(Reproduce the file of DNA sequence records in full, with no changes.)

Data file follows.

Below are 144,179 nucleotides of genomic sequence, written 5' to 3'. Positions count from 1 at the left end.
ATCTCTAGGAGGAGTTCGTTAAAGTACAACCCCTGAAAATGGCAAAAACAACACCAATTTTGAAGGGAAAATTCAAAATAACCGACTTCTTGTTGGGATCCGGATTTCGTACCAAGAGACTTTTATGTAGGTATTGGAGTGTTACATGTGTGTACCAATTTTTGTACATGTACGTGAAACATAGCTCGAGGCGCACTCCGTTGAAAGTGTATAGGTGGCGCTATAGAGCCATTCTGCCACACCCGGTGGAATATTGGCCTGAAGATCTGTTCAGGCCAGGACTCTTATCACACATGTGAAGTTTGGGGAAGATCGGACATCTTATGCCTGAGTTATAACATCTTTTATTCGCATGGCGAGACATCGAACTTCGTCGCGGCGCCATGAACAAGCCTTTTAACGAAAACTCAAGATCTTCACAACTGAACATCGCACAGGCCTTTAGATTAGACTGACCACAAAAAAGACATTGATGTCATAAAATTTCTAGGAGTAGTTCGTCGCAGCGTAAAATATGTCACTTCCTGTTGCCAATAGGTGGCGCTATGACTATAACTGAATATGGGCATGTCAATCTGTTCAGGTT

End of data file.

Below are 144,179 nucleotides of genomic sequence, written 5' to 3'. Positions count from 1 at the left end.
ATCTCTAGGAGGAGTTCGTTAAAGTACAACCCCTGAAAATGGCAAAAACAACACCAATTTTGAAGGGAAAATTCAAAATAACCGACTTCTTGTTGGGATCCGGATTTCGTACCAAGAGACTTTTATGTAGGTATTGGAGTGTTACATGTGTGTACCAATTTTTGTACATGTACGTGAAACATAGCTCGAGGCGCACTCCGTTGAAAGTGTATAGGTGGCGCTATAGAGCCATTCTGCCACACCCGGTGGAATATTGGCCTGAAGATCTGTTCAGGCCAGGACTCTTATCACACATGTGAAGTTTGGGGAAGATCGGACATCTTATGCCTGAGTTATAACATCTTTTATTCGCATGGCGAGACATCGAACTTCGTCGCGGCGCCATGAACAAGCCTTTTAACGAAAACTCAAGATCTTCACAACTGAACATCGCACAGGCCTTTAGATTAGACTGACCACAAAAAAGACATTGATGTCATAAAATTTCTAGGAGTAGTTCGTCGCAGCGTAAAATATGTCACTTCCTGTTGCCAATAGGTGGCGCTATGACTATAACTGAATATGGGCATGTCAATCTGTTCAGGTT